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Looking back on America's — and Utah's — worst pandemic

Posted at 6:08 PM, Feb 25, 2020

No two ways around it, COVID-19 is a serious, sometimes deadly disease that deserves international attention and precautions.

But unless it takes a truly terrible turn, it’s nothing compared to a virus that struck the world at the height of World War One.

They called it the Spanish Flu. It didn’t originate in Spain, but Spain was the hardest hit country in Europe.

It was also the worst epidemic to ever strike the United States. In two years, it killed more people than our deadliest war.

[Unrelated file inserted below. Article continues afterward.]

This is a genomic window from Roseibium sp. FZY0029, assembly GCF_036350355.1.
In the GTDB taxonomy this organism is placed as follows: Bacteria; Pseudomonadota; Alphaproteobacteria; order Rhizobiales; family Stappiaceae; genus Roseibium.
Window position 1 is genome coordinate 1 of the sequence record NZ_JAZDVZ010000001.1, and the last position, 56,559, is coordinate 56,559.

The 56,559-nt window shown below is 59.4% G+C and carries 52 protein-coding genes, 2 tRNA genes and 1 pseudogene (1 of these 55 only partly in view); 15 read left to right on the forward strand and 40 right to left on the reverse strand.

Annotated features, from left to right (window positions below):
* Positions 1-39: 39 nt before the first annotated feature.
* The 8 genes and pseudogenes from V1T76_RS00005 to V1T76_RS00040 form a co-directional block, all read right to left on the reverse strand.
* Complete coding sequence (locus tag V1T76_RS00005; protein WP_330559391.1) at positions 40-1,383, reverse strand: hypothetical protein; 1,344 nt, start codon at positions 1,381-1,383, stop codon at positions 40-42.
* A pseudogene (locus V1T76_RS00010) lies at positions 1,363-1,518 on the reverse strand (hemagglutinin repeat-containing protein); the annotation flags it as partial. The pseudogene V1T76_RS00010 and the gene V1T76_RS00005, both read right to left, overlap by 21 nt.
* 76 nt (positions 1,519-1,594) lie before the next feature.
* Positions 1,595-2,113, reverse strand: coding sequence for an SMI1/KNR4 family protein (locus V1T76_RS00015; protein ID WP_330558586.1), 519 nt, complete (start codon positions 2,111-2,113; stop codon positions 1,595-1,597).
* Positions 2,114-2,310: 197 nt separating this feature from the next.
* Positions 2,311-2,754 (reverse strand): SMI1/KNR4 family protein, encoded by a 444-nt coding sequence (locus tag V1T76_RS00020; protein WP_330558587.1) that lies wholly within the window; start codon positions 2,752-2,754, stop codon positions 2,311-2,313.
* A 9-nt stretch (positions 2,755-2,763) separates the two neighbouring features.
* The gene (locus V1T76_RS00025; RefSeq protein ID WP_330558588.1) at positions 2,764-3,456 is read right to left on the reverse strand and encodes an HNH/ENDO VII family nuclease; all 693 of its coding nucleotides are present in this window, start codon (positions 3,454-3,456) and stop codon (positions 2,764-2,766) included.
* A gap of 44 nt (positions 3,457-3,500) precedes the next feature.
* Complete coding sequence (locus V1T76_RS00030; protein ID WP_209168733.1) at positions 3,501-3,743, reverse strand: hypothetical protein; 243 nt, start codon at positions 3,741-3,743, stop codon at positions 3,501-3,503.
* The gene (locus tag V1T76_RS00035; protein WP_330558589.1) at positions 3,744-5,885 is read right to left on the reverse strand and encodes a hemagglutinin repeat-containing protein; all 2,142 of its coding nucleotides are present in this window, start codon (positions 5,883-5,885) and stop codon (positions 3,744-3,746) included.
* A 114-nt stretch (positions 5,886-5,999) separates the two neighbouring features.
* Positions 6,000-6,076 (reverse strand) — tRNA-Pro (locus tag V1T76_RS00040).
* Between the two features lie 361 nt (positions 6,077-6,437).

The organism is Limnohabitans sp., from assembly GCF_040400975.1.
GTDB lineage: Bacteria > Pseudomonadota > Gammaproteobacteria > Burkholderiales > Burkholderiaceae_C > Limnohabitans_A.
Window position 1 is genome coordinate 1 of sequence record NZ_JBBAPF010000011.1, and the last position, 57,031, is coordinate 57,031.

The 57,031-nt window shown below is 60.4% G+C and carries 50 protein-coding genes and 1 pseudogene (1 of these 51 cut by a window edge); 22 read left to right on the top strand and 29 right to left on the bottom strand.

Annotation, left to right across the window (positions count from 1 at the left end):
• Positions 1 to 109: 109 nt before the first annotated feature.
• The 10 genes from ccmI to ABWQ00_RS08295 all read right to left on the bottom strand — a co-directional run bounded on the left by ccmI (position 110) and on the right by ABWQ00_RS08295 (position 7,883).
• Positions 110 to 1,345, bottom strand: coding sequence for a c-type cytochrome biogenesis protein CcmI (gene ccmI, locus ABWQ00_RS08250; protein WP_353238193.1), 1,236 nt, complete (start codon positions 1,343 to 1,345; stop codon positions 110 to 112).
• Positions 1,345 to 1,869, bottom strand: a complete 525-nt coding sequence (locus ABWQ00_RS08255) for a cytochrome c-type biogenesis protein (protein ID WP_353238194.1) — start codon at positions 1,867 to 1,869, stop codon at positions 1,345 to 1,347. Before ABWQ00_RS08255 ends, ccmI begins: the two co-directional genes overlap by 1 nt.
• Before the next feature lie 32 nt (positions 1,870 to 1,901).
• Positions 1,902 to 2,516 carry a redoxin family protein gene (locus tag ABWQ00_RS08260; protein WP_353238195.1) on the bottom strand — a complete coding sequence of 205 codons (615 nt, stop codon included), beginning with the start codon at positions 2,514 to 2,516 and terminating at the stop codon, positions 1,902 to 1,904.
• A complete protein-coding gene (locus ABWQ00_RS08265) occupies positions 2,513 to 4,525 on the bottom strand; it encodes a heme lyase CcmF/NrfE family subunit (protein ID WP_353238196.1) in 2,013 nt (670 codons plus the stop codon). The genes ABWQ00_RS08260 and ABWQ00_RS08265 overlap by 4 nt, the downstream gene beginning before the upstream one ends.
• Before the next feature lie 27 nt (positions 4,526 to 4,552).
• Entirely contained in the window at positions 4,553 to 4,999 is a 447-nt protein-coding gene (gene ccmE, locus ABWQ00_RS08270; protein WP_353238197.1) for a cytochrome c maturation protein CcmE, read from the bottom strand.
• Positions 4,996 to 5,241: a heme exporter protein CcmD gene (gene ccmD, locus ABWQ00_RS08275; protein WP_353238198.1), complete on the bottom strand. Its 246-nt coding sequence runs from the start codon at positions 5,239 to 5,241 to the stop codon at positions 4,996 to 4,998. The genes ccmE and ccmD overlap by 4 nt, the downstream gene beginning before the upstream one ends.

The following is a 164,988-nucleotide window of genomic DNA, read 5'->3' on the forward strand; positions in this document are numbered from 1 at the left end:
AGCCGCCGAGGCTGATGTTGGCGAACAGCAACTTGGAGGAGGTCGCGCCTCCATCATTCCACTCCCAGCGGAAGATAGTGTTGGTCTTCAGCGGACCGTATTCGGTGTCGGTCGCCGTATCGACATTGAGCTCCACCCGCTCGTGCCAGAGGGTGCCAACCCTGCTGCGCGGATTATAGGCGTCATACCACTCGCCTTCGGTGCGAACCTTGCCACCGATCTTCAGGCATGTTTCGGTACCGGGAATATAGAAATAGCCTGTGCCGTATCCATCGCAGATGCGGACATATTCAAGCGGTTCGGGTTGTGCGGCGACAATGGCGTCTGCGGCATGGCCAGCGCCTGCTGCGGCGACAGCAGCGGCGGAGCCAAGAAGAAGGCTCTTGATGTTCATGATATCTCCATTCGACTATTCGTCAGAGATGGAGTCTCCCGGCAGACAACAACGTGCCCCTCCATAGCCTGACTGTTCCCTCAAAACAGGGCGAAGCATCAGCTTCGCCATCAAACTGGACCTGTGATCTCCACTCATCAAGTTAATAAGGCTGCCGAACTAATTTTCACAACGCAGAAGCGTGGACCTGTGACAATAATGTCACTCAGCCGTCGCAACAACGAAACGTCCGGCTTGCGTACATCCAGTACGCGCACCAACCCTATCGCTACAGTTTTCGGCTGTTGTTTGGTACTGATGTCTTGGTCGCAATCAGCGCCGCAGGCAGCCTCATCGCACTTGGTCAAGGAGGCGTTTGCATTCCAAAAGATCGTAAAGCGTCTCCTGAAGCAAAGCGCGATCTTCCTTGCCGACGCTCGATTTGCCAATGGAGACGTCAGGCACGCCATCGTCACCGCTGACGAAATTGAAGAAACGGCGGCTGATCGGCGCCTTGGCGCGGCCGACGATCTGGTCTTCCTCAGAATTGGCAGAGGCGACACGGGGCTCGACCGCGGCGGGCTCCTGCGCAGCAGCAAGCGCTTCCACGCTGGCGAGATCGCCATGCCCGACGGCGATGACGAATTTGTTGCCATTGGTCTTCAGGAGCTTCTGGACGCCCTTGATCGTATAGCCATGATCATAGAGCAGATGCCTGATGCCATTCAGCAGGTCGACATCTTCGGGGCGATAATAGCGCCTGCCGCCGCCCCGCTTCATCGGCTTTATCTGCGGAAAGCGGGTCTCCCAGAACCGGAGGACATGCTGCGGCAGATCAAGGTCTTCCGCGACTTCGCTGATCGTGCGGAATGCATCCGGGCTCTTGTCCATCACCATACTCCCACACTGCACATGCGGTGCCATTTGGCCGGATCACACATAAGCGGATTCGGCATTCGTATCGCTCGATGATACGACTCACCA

An estimated 620,000 died in the Civil War. 675,000 died of the Spanish Flu. Even more cruel, the flu struck the healthiest segment of the population the hardest, disproportionately killing working-age men and thus robbing millions of families of their breadwinners at a time when men were expected to be the earners.

In Utah, deaths from flu rose from 119 per 100,000 people in 1915 to 509 in 1918. All in all, the disease took nearly 1,900 lives in 1918 alone in Utah. That’s in a population of 373,000.